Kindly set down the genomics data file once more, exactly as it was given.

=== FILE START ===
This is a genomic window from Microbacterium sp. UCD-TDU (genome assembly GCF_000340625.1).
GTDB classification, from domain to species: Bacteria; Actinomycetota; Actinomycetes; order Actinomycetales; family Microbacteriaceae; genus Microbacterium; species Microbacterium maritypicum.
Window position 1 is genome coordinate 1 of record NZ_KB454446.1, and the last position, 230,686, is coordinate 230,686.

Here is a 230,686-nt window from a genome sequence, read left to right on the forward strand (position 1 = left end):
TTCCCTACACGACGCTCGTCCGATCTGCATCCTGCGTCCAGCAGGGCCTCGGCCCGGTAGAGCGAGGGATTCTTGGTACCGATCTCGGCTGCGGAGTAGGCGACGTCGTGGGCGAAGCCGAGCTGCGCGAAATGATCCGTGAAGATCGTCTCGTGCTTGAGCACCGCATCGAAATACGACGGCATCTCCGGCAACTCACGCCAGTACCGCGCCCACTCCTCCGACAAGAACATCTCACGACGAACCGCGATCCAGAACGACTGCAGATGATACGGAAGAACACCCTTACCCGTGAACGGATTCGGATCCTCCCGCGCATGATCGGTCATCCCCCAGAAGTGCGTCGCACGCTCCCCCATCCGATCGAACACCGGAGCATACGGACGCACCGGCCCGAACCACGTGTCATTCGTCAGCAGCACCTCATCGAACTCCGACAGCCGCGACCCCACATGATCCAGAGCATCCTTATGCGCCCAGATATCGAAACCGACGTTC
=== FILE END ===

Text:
This is a genomic window from Microbacterium sp. UCD-TDU (genome assembly GCF_000340625.1).
GTDB classification, from domain to species: Bacteria; Actinomycetota; Actinomycetes; order Actinomycetales; family Microbacteriaceae; genus Microbacterium; species Microbacterium maritypicum.
Window position 1 is genome coordinate 1 of record NZ_KB454446.1, and the last position, 230,686, is coordinate 230,686.

Here is a 230,686-nt window from a genome sequence, read left to right on the forward strand (position 1 = left end):
TTCCCTACACGACGCTCGTCCGATCTGCATCCTGCGTCCAGCAGGGCCTCGGCCCGGTAGAGCGAGGGATTCTTGGTACCGATCTCGGCTGCGGAGTAGGCGACGTCGTGGGCGAAGCCGAGCTGCGCGAAATGATCCGTGAAGATCGTCTCGTGCTTGAGCACCGCATCGAAATACGACGGCATCTCCGGCAACTCACGCCAGTACCGCGCCCACTCCTCCGACAAGAACATCTCACGACGAACCGCGATCCAGAACGACTGCAGATGATACGGAAGAACACCCTTACCCGTGAACGGATTCGGATCCTCCCGCGCATGATCGGTCATCCCCCAGAAGTGCGTCGCACGCTCCCCCATCCGATCGAACACCGGAGCATACGGACGCACCGGCCCGAACCACGTGTCATTCGTCAGCAGCACCTCATCGAACTCCGACAGCCGCGACCCCACATGATCCAGAGCATCCTTATGCGCCCAGATATCGAAACCGACGTTC